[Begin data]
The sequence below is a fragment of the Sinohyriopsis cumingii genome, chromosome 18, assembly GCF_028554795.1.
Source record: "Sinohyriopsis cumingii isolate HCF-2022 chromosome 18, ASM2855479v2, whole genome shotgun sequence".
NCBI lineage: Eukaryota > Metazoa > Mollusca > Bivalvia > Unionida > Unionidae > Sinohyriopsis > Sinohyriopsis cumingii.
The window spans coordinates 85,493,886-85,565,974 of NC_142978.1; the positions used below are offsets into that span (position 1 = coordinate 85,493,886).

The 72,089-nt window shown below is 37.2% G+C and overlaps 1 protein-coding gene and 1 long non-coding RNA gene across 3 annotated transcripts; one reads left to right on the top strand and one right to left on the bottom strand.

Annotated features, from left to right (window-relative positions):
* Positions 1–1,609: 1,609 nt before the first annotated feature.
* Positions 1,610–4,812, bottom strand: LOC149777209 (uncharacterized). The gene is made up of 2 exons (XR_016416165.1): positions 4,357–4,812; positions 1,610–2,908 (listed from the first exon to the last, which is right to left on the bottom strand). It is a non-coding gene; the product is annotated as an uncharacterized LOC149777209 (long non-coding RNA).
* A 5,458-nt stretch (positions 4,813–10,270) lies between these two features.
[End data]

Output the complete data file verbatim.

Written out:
The sequence below is a fragment of the Sinohyriopsis cumingii genome, chromosome 18, assembly GCF_028554795.1.
Source record: "Sinohyriopsis cumingii isolate HCF-2022 chromosome 18, ASM2855479v2, whole genome shotgun sequence".
NCBI lineage: Eukaryota > Metazoa > Mollusca > Bivalvia > Unionida > Unionidae > Sinohyriopsis > Sinohyriopsis cumingii.
The window spans coordinates 85,493,886-85,565,974 of NC_142978.1; the positions used below are offsets into that span (position 1 = coordinate 85,493,886).

The 72,089-nt window shown below is 37.2% G+C and overlaps 1 protein-coding gene and 1 long non-coding RNA gene across 3 annotated transcripts; one reads left to right on the top strand and one right to left on the bottom strand.

Annotated features, from left to right (window-relative positions):
* Positions 1–1,609: 1,609 nt before the first annotated feature.
* Positions 1,610–4,812, bottom strand: LOC149777209 (uncharacterized). The gene is made up of 2 exons (XR_016416165.1): positions 4,357–4,812; positions 1,610–2,908 (listed from the first exon to the last, which is right to left on the bottom strand). It is a non-coding gene; the product is annotated as an uncharacterized LOC149777209 (long non-coding RNA).
* A 5,458-nt stretch (positions 4,813–10,270) lies between these two features.